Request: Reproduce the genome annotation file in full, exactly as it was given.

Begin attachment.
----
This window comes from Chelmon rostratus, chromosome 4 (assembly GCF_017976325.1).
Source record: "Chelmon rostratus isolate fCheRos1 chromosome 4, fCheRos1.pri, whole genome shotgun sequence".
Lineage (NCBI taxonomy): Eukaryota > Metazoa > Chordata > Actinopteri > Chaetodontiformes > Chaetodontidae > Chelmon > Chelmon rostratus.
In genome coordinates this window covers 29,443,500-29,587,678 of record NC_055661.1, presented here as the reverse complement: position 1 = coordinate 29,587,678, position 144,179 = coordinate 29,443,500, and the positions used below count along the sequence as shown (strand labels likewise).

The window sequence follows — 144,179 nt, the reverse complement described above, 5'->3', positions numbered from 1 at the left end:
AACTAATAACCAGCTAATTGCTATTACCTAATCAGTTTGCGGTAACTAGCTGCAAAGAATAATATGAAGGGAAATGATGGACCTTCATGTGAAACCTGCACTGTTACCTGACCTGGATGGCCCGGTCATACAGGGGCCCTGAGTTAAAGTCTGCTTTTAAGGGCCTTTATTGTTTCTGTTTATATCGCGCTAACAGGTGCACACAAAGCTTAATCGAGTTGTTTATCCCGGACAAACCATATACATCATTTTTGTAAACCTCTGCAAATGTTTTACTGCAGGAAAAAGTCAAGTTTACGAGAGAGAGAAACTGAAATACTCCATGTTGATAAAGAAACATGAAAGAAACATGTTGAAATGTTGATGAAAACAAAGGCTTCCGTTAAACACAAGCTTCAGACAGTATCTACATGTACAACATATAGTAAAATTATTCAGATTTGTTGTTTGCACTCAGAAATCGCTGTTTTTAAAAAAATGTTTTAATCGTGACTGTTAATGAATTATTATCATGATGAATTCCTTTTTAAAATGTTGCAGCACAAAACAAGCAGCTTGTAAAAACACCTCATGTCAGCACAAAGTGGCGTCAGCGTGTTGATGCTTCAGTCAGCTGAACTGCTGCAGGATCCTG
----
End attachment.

This window comes from Chelmon rostratus, chromosome 4 (assembly GCF_017976325.1).
Source record: "Chelmon rostratus isolate fCheRos1 chromosome 4, fCheRos1.pri, whole genome shotgun sequence".
Lineage (NCBI taxonomy): Eukaryota > Metazoa > Chordata > Actinopteri > Chaetodontiformes > Chaetodontidae > Chelmon > Chelmon rostratus.
In genome coordinates this window covers 29,443,500-29,587,678 of record NC_055661.1, presented here as the reverse complement: position 1 = coordinate 29,587,678, position 144,179 = coordinate 29,443,500, and the positions used below count along the sequence as shown (strand labels likewise).

The window sequence follows — 144,179 nt, the reverse complement described above, 5'->3', positions numbered from 1 at the left end:
AACTAATAACCAGCTAATTGCTATTACCTAATCAGTTTGCGGTAACTAGCTGCAAAGAATAATATGAAGGGAAATGATGGACCTTCATGTGAAACCTGCACTGTTACCTGACCTGGATGGCCCGGTCATACAGGGGCCCTGAGTTAAAGTCTGCTTTTAAGGGCCTTTATTGTTTCTGTTTATATCGCGCTAACAGGTGCACACAAAGCTTAATCGAGTTGTTTATCCCGGACAAACCATATACATCATTTTTGTAAACCTCTGCAAATGTTTTACTGCAGGAAAAAGTCAAGTTTACGAGAGAGAGAAACTGAAATACTCCATGTTGATAAAGAAACATGAAAGAAACATGTTGAAATGTTGATGAAAACAAAGGCTTCCGTTAAACACAAGCTTCAGACAGTATCTACATGTACAACATATAGTAAAATTATTCAGATTTGTTGTTTGCACTCAGAAATCGCTGTTTTTAAAAAAATGTTTTAATCGTGACTGTTAATGAATTATTATCATGATGAATTCCTTTTTAAAATGTTGCAGCACAAAACAAGCAGCTTGTAAAAACACCTCATGTCAGCACAAAGTGGCGTCAGCGTGTTGATGCTTCAGTCAGCTGAACTGCTGCAGGATCCTG